South West Georgia Public Health


Health Departments

Camilla resident is second patient infected with West Nile Virus in District this season

CAMILLA—A Camilla resident with underlying medical conditions has a confirmed case of West Nile Virus, Southwest Health District reports. It is the second case of the mosquito-borne infection in the District so far this season, prompting Public Health officials to remind area residents to take precautions against being bitten by the pests that carry the potentially dangerous disease.
Recent rains have boosted mosquito activity, noted Southwest Health District Health Director Dr. Charles Ruis, who added that more mosquito activity increases the likelihood of mosquito bites.
“The best protection against West Nile Virus is to avoid being bitten by mosquitoes,” he said.
Ruis offered tips for protection against mosquitoes:
• Apply insect repellent. DEET, picaridin, oil of lemon eucalyptus, and IR3535 are effective repellents recommended by the Centers for Disease Control and Prevention.

• When possible, wear long sleeves, long pants and socks, particularly at dawn and dusk and in mosquito-prone areas.

• Eliminate standing water in gutters, planters, toys, wheelbarrows and old tires. A mosquito needs only a few drops of water in order to breed and lay eggs.

• Trim tall grass, weeds, and vines to discourage mosquitoes.

• Ensure window and door screens fit tightly to keep mosquitoes out of the home.

Ruis added that 80 percent of the people infected with West Nile Virus experience no symptoms. “It has no noticeable effect on them,” he said.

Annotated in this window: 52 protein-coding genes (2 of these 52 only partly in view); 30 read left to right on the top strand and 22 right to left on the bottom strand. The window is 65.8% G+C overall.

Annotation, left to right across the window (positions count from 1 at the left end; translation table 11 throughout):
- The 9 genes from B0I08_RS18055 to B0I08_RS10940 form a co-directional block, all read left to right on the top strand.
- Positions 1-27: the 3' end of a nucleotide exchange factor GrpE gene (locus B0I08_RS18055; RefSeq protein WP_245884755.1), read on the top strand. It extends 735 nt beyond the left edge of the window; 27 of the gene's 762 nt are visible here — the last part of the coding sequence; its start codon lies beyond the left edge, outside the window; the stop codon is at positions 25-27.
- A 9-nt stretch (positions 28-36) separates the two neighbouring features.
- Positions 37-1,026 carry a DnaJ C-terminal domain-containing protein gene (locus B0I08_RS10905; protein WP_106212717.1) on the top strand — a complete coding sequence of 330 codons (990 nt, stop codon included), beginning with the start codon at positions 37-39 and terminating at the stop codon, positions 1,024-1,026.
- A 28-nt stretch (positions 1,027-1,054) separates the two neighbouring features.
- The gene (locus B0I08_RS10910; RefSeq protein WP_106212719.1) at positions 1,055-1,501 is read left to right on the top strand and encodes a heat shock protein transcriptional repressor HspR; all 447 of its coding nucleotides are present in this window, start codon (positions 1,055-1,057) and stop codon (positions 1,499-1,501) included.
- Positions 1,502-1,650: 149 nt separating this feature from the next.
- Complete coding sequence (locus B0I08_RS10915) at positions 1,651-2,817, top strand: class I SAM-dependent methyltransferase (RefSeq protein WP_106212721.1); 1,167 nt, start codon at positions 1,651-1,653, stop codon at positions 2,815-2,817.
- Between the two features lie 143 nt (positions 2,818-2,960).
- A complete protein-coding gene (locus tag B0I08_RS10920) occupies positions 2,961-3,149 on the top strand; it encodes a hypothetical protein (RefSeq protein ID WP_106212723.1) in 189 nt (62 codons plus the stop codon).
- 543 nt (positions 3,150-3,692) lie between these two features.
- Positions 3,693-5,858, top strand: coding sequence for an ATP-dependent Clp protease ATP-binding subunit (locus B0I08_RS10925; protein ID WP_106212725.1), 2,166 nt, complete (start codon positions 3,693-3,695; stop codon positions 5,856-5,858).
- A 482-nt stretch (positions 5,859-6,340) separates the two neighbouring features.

“About 20 percent of infected people will experience symptoms such as headache, fever, fatigue, joint pain and weakness,” he said. “The majority of those will make a complete recovery within a few days.”
But about one percent of people infected with West Nile Virus will develop severe symptoms such as high fever, severe headaches and mental status changes. Ruis added, “Uncommonly, the outcome is death.”
West Nile Virus cannot be transmitted from person to person. “Further, humans are considered dead-end hosts where West Nile is concerned,” Ruis said. “This means that even a mosquito cannot bite an infected human and transmit the virus to another human, in contrast to the Zika virus.”
Those most at risk of severe illness from West Nile Virus include those with pre-existing medical conditions and older adults.
Last year, no cases of the infection were reported in Southwest Health District, while six were reported in Georgia. Each year, Georgia typically sees six to 10 cases per year. August is typically peak time for West Nile Virus infections in the state.
For more information about West Nile Virus, visit www.cdc.gov or contact your county health department.



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